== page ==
How have development interests become entwined with government? How has a policy of annexation reformed the city’s map? Why have airline service and major league prestige lagged behind its status as a regional center? And what, if anything, makes this city with a reputation for being average stand apart? In Boomtown Columbus, Cox applies both scholarly expertise and his personal experience as a long-time resident of the city to look at the real-life costs of policy. The resulting narrative will fascinate not only locals but anyone with a stake in understanding American cities and a path toward urban livability for all.
 
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Capitol Punishment
An Andy Hayes Mystery
Andrew Welsh-Huggins
Ohio University Press, 2016

The job seems simple enough: Reporter Lee Hershey needs protection for a couple of weeks as he pursues the biggest story of his career with all eyes on swing state Ohio in the midst of a presidential election. Columbus private eye Andy Hayes, broke as usual, doesn’t have much choice but to sign on, even with his girlfriend falling for the charming journalist.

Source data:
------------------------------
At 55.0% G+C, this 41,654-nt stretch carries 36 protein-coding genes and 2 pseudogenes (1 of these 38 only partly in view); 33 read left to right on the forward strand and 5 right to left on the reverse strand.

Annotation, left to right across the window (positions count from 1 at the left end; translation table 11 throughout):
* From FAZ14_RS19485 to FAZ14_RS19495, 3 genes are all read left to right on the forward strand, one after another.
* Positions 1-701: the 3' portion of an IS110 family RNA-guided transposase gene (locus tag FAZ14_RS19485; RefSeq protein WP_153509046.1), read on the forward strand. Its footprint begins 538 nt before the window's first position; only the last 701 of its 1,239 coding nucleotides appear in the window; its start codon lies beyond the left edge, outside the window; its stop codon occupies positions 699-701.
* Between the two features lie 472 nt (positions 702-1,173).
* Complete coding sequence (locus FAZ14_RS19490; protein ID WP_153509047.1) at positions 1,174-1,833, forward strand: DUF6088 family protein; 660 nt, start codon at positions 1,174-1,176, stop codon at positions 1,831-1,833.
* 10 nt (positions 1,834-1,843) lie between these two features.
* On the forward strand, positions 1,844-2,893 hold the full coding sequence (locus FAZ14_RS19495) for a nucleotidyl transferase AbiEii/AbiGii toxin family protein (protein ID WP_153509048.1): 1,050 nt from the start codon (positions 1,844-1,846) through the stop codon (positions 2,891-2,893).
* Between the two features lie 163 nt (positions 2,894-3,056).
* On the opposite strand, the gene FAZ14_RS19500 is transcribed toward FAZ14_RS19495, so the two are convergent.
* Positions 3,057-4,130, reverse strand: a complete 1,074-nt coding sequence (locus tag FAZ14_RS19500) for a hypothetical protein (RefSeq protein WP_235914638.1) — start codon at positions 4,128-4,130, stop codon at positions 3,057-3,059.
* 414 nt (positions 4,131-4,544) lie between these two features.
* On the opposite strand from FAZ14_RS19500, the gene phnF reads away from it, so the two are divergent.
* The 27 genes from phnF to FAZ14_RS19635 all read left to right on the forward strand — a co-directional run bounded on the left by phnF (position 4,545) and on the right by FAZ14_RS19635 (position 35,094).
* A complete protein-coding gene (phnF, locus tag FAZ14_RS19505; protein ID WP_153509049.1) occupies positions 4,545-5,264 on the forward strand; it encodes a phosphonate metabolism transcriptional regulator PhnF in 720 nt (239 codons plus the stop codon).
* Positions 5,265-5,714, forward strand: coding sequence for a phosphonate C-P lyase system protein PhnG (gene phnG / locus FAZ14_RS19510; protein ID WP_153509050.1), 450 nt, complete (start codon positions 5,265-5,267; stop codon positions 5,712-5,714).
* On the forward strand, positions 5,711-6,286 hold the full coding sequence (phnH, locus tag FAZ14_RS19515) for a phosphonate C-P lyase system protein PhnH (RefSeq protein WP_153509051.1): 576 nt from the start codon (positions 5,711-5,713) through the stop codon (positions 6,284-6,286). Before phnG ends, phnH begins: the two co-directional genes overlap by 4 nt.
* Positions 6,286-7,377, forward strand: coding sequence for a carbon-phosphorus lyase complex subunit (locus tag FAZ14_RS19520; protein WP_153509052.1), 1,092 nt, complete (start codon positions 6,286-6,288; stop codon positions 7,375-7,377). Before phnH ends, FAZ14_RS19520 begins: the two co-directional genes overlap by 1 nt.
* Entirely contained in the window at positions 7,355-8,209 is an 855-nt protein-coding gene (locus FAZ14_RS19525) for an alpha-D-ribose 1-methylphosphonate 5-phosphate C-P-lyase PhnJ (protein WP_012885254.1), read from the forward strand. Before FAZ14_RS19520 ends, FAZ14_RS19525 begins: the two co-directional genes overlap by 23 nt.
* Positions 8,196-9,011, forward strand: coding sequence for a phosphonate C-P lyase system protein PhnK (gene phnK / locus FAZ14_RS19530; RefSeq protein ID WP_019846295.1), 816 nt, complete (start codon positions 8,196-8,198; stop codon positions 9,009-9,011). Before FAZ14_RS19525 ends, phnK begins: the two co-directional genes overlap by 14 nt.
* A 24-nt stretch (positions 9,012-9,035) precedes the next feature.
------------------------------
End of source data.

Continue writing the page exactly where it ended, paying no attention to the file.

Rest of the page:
Then murder strikes at the Statehouse and Andy finds himself partly responsible for the death. With an innocent man behind bars, a mysterious vehicle following Andy around the city, and more lives in danger, the detective has his hands full trying to solve a killing in a poisonous political environment where everyone has a motive for murder and anyone could be the next target.

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Columbus, Ohio
Two Centuries of Business and Environmental Change
Mansel G. Blackford
The Ohio State University Press, 2016
Columbus, Ohio: Two Centuries of Business and Environmental Change examines how a major midwestern city developed economically, spatially, and socially, and what the environmental consequences have been, from its founding in 1812 to near the present day. The book analyzes Columbus’s evolution from an isolated frontier village to a modern metropolis, one of the few thriving cities in the Midwest. No single factor explains the history of Columbus, but the implementation of certain water-use and land-use policies, and interactions among those policies, reveal much about the success of the city.